DIY Screenwriting Tips

Saturday, 12.4.21

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I am now watching movies with critical thinking, focusing mostly on the details in each movie.

I had recorded Rosemary’s Baby, The Tenant, and Chinatown on my DVR, and I watched them again to analyze each scene. Moreover, this morning, I watched another movie, Serendipity, on the indie channel. Although the acting sucks, I noticed the same screenwriting details in each scene, which tends to leave clues in each scene, eventually leading towards the conclusion. As I flipped through my graphic novel, I realized I had done the same thing, based on the screenwriting tips I learned, by drawing each page with an embedded clue that helps the pages flow smoothly toward the last page of the novel.

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Therefore, I feel writing the layout in outline form is important. It helps you organize what you need to put in each section in order to help lead to your conclusion. The screenwriting details help you elaborate on your outline form to make each scene come alive with realism so that the reader can better relate to your story and/or character(s).

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All the screenwriters and directors do it, whether Polanski, Kubrick, Hitchcock, or other movies, like Serendipity, Sleepless in Seattle, Exorcists, etc. Some screenwriters just do it better than others. And, hiring good actors helps.

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To improve your screenwriting skills, it is important to watch movies with a critical eye, looking for the details in each scene, as well as scene layout, composition, colors, and characters. It might require watching the same movie more than once to pick up on all the details.

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I think that older movies do a better job at these details because the newer films depend mostly on special effects, CGI, and 3D to make a boring film and shitty actors appear more fun and exciting, making the movie appear more entertaining than it actually is.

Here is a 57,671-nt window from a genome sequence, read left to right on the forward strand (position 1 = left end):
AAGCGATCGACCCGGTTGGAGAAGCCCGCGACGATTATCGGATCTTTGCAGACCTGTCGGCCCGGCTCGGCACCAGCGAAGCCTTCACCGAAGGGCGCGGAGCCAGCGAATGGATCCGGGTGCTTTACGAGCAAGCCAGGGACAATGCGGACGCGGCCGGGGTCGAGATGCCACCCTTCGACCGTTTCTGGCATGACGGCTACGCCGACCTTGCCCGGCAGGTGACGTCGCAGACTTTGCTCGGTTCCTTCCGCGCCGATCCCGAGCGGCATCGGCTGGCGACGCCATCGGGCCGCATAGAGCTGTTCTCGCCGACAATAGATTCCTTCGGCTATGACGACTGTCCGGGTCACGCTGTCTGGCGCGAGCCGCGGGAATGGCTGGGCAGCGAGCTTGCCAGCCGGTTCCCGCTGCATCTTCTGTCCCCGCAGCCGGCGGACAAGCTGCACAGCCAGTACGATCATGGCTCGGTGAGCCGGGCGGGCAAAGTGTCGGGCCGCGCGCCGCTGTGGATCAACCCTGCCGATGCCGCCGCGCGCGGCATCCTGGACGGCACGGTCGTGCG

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I feel that the old actors were more professional, as well as they had more class, style, and poise. Therefore, they are better to use as case studies for screenwriting analysis.

On the other hand, the newer actors, since the 80s, depended mostly on personality, plastic surgery, head-to-toe makeovers, and body doubles. The loud actors with strong personalities do well, such as Julia Roberts, Tom Hanks, and Whoopie Goldberg. None of them are attractive, but rather their strong personality made them likable and relatable, although it didn’t last long because they tend to fit into a certain mold, and they cannot do other roles well.

Julia Roberts only did well in Pretty Woman, Mystic Pizza and Erin Brockovich because she fit into the skanky, pathetic loser ho that is often relatable to many ordinary women and girls who have a hard life and often need a role model. (After all, that is what the media does to the public, promoting or planting certain ideas into the viewers’ heads for a certain agenda. So, don’t shoot the messenger). After the movie came out, many women bought the long polka-dotted dress, worn by Julia, as she performed the reformed skanky low-budget ho, after she met her fridget, nerdy workaholic millionaire, who dressed her up into a classy looking callgirl. I never considered buying that dress because I wasn’t interested in looking like Julia Roberts, even though she was entertaining in that movie. I feel Whoopie only excelled in Ghost because she was a fun and crazy psychic woman and Tom Hanks’ best role was in Sleepless in Seattle because it was all about the falling in love mood. I feel their other movies were crap.

Disclaimer: The opinions expressed in this article are those of the author. They do not reflect the opinions or views of Promptly Written, Medium, or their affiliates.




Originally from Edinburgh, Scotland, but raised in America, and now a Cali Girl.

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Fifi Leigh

Fifi Leigh

Originally from Edinburgh, Scotland, but raised in America, and now a Cali Girl.

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